In OCC, the DBMS creates a private workspace for each transaction. Any object read is copied into the workspace. Modifications are applied to the workspace. When a transaction commits, the DBMS compares the workspace write set to see whether it conflicts with other transactions. If there are no conflicts, the write set is applied to the global DB.
OCC is broken down into three phases:
- Read Phase
- Validation Phase
- Write Phase
The Read phase involves tracking the read/write sets of transactions and storing their writes in a private workspace.
The Validation phase involves checking whether the commit conflicts with other active transactions. It occurs when the transaction commits. If validation fails, the DBMS aborts and restarts the transaction.
If validation succeeds, the transaction enters the Write phase and private changes are applied globally.
The Validation and Write phase are executed inside a protected critical section.
To ensure serializability, OCC maintains a global map of active transactions and their read and write sets.
checks other transactions for read-write and write-write conflicts and makes sure that all conflicts go one way (from older transactions to younger).
If , then one of the following three conditions must hold for a write to be safe:
- completes all three phases before begins.
- completes before starts its Write phase, and does not write to any object read by .
- completes its Read phase before completes its Read phase and does not write to any object that is either read or written by .
OCC works well when the number of conflicts is low.
So far the notes have only considered reads and writes. Insertions introduce additional problems, e.g. the phantom problem, where within a transaction the same query produces different sets of tuples at different times (due to an insert occurring between the two reads).
The phantom problem can be avoided by using index locking. In index locking, a portion of the index is locked during a database access when that portion is being accessed by the transaction.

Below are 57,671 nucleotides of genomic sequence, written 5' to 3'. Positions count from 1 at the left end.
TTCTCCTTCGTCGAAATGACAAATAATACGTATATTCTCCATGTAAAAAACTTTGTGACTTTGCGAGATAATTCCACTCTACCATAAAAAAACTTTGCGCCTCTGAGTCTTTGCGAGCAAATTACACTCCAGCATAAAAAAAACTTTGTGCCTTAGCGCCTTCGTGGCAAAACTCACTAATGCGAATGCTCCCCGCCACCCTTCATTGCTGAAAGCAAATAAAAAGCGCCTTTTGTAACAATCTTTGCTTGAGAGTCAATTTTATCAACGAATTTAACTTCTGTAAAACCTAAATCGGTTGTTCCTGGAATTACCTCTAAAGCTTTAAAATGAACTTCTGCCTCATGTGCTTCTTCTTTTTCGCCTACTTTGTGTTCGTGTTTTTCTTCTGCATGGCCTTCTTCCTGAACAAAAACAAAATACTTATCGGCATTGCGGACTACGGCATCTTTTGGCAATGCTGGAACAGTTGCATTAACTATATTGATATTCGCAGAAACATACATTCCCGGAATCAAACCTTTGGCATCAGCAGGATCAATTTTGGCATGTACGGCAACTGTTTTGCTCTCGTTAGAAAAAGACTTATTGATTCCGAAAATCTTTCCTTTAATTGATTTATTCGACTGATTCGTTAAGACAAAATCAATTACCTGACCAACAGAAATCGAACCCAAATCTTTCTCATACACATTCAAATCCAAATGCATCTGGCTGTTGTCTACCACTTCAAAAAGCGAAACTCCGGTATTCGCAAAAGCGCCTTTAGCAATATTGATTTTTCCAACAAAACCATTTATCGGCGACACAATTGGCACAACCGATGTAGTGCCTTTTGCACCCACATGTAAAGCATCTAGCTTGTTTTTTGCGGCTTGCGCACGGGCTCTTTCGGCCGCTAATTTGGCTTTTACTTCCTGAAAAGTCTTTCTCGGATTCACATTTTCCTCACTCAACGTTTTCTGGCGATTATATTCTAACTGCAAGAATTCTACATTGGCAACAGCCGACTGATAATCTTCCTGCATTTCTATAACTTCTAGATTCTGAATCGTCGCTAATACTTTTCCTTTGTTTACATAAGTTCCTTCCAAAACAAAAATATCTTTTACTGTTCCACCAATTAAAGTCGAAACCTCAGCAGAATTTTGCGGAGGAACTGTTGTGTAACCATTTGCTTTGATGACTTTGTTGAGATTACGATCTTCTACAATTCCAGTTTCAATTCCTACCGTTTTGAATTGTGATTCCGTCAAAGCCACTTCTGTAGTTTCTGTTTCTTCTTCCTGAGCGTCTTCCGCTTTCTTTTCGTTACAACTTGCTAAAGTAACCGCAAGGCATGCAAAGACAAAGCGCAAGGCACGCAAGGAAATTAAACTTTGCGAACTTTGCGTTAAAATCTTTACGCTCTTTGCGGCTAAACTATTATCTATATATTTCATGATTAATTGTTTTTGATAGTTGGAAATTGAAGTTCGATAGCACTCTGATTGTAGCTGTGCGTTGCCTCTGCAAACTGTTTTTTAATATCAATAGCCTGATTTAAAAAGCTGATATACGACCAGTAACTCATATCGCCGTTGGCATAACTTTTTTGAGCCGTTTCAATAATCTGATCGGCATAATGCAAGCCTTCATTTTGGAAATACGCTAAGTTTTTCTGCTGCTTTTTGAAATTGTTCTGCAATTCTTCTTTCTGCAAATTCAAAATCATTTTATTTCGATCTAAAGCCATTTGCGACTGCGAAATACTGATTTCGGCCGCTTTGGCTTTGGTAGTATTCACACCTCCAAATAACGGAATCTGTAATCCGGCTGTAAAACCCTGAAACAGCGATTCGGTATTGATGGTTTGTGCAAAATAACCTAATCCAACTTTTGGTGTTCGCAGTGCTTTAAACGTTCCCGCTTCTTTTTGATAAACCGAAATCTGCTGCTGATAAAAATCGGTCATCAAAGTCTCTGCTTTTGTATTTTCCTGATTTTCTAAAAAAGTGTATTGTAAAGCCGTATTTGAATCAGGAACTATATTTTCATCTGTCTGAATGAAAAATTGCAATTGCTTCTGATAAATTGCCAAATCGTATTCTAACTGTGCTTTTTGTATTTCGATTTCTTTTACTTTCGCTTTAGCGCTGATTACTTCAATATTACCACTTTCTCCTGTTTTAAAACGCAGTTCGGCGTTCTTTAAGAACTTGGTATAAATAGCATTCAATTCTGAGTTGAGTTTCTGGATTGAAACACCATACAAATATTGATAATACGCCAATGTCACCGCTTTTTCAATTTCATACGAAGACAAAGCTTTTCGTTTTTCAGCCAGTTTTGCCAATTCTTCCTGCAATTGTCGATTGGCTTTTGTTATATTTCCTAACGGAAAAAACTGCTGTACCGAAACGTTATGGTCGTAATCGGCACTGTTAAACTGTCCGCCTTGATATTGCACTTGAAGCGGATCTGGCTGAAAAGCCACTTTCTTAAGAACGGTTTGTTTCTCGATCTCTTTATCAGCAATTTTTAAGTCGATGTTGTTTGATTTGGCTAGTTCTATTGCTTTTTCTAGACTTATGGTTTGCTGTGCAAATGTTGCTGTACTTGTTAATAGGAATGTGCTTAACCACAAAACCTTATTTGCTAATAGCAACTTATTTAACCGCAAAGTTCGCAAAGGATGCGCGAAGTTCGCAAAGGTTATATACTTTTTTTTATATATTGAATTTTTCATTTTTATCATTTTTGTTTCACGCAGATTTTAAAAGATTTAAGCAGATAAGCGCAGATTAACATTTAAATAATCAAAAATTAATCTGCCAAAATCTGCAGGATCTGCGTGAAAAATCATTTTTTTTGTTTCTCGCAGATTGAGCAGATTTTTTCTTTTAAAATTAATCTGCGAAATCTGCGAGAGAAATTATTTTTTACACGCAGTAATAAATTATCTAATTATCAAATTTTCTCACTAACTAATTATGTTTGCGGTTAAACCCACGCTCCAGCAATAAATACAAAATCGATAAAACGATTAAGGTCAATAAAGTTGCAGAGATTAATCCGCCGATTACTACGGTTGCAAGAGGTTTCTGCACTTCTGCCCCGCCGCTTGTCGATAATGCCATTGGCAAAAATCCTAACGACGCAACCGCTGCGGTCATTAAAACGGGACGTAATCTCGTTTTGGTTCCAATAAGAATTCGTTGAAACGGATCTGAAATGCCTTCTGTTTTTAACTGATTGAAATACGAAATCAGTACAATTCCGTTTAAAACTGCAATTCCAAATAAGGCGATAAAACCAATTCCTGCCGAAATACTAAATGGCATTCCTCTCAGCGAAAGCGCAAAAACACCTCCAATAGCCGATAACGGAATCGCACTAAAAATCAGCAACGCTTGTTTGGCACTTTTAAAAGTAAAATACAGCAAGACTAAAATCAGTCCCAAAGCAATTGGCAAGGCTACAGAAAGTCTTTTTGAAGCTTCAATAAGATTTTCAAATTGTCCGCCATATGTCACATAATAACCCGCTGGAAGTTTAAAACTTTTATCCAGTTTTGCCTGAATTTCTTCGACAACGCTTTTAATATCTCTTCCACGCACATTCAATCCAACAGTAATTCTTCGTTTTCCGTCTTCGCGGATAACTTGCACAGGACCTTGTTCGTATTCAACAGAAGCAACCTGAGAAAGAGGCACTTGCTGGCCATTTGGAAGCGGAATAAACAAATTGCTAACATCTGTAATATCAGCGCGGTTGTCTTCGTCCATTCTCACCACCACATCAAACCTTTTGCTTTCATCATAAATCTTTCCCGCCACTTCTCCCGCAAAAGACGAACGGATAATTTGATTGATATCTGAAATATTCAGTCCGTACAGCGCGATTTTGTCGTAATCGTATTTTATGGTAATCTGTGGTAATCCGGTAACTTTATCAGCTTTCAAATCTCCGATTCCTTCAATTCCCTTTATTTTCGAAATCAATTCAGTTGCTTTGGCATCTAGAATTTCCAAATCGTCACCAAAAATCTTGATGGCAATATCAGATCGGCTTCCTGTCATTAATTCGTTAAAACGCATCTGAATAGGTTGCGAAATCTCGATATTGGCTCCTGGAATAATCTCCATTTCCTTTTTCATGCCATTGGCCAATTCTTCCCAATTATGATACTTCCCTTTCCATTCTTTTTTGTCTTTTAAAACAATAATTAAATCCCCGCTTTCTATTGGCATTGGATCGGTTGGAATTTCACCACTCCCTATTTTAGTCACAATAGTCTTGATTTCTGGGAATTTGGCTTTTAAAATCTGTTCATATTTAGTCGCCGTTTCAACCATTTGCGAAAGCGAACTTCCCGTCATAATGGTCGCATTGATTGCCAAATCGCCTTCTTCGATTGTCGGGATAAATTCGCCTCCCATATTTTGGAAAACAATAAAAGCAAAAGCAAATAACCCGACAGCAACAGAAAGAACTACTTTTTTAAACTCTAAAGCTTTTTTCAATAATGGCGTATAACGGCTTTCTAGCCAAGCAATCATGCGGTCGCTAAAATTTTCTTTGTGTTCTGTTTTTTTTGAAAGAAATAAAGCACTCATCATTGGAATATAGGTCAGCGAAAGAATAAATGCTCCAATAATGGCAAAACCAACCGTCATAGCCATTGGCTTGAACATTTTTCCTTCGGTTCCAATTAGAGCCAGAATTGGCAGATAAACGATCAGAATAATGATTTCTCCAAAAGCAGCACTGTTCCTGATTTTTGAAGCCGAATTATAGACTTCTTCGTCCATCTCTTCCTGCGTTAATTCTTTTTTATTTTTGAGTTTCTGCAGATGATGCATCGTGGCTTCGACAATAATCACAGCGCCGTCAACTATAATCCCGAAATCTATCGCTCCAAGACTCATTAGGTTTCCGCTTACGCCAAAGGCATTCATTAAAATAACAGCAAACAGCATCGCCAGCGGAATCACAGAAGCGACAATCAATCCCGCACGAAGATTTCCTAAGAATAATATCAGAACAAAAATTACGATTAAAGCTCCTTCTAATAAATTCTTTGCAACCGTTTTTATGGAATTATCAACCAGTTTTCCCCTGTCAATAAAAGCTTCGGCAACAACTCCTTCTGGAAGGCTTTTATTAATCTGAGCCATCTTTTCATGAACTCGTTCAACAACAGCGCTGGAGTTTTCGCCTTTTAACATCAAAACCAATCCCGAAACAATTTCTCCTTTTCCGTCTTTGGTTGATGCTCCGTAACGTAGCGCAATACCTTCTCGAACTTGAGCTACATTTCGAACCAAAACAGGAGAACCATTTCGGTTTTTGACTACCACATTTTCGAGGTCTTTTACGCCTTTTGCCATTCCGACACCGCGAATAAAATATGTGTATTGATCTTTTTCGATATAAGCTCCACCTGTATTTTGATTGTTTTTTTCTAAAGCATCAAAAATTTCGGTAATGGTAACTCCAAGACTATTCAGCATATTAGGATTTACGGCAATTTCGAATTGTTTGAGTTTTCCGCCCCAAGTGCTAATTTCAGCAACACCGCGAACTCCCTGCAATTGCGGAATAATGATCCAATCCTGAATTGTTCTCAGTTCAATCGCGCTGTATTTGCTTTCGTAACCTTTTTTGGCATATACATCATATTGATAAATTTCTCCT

Isolation can be relaxed to improve performance, since strong isolation can be expensive to implement when executing transactions concurrently.
There are several isolation levels in SQL that can be set for transactions.
|Isolation level||Dirty reads||Unrepeatable reads||Phantom reads|
Serializable is the highest isolation level in SQL. In serializable mode, the execution is guaranteed to be serializable.
One strategy to implement serializable isolation in a DBMS: obtain all locks first (including index locks) and use strict 2PL.
In the repeatable reads isolation level, a transaction only sees data committed before the transaction began. It never sees either uncommitted data or changes committed during transaction execution by concurrent transactions, however it can suffer from phantom reads.
One strategy to implement serializable isolation in a DBMS: obtain all locks first (not including index locks) and use strict 2PL.
In the read committed isolation level, a read only sees data committed before the read began. This means the same read query can return different tuples throughout the lifetime of a transaction.
One strategy to implement serializable isolation in a DBMS: obtain all locks first (not including index locks), release S locks immediately, and use strict 2PL.
Read uncommitted is the lowest isolation level. In this level, dirty reads are allowed, so one transaction may see not-yet-committed changes made by other transactions.
One strategy to implement serializable isolation in a DBMS: obtain all X locks first (no S locks), and use strict 2PL.